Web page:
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    I've ran a Mag 5 500gph pump with my AM1000 in a close loop. I would think a High Pressure Pump would be needed to handle the back pressure when you install a valve to throttle back the flow to your AM1000's?
     
  8. shoggoth43

    shoggoth43 Lifetime Charter Member
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    Unless you need the pressure to shove the water through something in the first place, there's no reason to go with a high pressure pump that you're going to throttle down. i.e. if you're going to run it through a CO2 reactor and throttle it down, a simple circulation pump is fine. There's little actual restriction in the AM1000 and the only reason to use high pressure is to try and shove more water through the tubing than "wants" to flow. You'll get away with more up to a point before you blow out the tubing or likely the reactor. If you try this, make sure you throttle the flow as close to the pump as you can so you restrict the pressure BEFORE you get to the reactor. AFAIK, none of the CO2 reactors are really designed for any real amount of pressure. They all seem to assume free flow with maybe 4-5 feet of head pressure max back up to the tank.

    If you need to go through a cannister filter with high backpressure, or a mazzei injector, then the higher pressure would be needed no matter what tubing size you use. In most cases the higher pressure pumps use more electricity to do their job so if you don't need one there's little point to using them. However, throttling them down does drop the power consumption somewhat so if that's what you've got you may as well try it.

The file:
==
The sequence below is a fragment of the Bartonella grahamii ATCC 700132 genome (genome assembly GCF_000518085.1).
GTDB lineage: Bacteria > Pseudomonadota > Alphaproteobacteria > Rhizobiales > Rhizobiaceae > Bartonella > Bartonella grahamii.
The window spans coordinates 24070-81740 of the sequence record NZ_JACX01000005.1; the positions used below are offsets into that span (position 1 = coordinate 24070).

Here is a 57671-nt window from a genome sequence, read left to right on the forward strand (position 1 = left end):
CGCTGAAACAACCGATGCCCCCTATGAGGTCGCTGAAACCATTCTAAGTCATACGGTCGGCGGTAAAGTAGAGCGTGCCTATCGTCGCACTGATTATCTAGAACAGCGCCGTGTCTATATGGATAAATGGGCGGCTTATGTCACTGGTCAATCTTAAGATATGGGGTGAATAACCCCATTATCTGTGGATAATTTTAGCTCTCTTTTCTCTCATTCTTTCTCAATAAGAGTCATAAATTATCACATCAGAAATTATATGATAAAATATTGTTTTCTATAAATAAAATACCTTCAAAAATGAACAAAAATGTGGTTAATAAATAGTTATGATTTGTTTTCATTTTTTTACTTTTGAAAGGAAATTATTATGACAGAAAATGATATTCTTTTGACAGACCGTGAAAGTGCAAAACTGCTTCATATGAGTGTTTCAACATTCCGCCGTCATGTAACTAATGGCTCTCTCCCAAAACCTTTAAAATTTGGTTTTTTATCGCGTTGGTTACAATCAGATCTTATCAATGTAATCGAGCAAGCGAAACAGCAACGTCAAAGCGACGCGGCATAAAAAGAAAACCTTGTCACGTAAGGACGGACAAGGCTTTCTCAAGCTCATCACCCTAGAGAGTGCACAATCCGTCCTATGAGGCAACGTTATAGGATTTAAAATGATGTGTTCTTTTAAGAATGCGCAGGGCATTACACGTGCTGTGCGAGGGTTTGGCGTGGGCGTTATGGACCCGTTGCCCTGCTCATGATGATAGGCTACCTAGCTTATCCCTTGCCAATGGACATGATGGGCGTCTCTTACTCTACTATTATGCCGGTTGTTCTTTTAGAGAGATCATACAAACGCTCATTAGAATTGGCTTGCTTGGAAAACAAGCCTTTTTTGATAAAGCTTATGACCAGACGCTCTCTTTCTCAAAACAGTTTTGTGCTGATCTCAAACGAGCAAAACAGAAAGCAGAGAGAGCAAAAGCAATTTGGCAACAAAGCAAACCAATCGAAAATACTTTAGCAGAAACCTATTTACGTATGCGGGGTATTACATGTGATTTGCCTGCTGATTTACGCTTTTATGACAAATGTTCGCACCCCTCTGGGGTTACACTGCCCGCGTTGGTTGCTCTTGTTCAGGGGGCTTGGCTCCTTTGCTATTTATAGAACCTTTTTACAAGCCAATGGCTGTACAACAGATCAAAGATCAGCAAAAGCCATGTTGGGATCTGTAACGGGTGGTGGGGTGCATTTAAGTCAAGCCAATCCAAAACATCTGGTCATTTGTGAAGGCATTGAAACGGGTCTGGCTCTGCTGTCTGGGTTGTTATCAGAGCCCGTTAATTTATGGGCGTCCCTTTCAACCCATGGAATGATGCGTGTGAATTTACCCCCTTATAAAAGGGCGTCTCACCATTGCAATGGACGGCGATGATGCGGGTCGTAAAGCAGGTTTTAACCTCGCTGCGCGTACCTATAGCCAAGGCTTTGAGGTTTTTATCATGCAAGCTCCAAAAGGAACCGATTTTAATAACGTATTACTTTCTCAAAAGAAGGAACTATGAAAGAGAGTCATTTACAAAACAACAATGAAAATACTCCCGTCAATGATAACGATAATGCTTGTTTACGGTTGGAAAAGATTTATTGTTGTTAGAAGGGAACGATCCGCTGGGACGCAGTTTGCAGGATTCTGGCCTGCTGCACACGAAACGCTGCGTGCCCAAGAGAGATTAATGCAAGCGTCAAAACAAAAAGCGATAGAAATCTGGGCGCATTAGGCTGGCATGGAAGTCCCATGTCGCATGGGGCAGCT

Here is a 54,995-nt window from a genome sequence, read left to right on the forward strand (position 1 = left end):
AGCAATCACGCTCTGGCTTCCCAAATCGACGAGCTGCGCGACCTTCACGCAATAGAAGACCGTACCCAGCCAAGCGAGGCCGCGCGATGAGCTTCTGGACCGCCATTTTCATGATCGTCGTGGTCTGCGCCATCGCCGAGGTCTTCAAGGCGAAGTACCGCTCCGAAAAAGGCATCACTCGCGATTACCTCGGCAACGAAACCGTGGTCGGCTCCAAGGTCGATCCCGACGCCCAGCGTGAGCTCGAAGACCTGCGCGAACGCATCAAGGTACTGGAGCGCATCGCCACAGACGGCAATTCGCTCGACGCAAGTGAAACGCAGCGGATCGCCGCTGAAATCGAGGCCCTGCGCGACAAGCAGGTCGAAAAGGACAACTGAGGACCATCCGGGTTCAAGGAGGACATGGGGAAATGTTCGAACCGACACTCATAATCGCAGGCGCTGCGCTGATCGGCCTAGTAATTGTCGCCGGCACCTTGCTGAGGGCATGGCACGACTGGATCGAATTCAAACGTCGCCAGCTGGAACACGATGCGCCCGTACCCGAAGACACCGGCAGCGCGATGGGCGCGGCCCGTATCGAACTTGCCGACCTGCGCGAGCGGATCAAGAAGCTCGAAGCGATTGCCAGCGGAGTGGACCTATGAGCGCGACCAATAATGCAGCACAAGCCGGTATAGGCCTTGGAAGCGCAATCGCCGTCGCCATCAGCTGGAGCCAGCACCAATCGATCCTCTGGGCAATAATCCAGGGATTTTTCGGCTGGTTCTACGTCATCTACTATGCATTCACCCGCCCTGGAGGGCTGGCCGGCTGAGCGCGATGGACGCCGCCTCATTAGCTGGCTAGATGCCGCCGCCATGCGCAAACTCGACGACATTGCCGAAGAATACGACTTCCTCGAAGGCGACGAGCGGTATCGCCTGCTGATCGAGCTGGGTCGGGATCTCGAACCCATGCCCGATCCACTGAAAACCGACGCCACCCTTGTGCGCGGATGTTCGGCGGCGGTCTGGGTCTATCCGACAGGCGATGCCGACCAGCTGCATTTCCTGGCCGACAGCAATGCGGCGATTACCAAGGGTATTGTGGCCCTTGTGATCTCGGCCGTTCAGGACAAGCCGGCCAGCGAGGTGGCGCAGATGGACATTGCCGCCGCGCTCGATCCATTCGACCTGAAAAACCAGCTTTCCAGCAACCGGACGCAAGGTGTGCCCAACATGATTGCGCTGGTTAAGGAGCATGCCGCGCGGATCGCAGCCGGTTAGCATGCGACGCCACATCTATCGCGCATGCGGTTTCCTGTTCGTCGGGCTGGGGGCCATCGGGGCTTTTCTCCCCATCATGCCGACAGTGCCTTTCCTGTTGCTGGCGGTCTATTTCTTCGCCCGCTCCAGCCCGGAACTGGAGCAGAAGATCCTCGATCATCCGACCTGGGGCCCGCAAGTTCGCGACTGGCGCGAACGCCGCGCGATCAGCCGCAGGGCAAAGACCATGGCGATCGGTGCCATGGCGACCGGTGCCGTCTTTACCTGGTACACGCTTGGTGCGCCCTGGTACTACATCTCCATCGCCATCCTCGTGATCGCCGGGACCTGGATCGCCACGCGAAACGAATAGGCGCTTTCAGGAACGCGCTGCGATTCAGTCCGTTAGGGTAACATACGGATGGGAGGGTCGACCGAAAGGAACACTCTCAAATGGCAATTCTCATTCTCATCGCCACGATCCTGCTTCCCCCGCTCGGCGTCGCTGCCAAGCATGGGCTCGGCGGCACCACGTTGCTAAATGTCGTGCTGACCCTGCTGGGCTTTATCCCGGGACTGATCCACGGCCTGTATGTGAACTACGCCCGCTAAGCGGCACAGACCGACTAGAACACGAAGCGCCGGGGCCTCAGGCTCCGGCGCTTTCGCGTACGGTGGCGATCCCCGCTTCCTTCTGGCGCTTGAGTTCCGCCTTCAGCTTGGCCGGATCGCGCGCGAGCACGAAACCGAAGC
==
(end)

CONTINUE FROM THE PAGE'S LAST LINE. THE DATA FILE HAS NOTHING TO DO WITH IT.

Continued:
For flow rates, here's a good recommendation.

    http://www.flexpvc.com/WaterFlowBasedOnPipeSize.shtml
    You should probably expect no more than ~4-500GPH through an AM1000.

    This site suggests closer to 3-400GPH
    http://watergarden.com/catalog/pond-pump-tubing.html

    Replacing the fittings on the AM1000 will get you more flow, but as to how well you can dissolve your CO2 at the higher flow rate and distribute it is another matter.

    -
    S
     
  9. Gbark

    Gbark Guru Class Expert

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    I agree with the most, but i would not use a gate valve, they are not very good for flow control, they are normally used for fully closed, fully open applications. the ball valve is a good cheap way to control the flow leaving a pump.

    If you want better flow control then look at a butterfly valve or a needle valve If you know or want to work out what flow rate you require a suitable ro (orifice plate) will be ideal, that way you can use a valve fully open. :)
     
    #9 Gbark, Apr 6, 2010
    Last edited by a moderator: Apr 6, 2010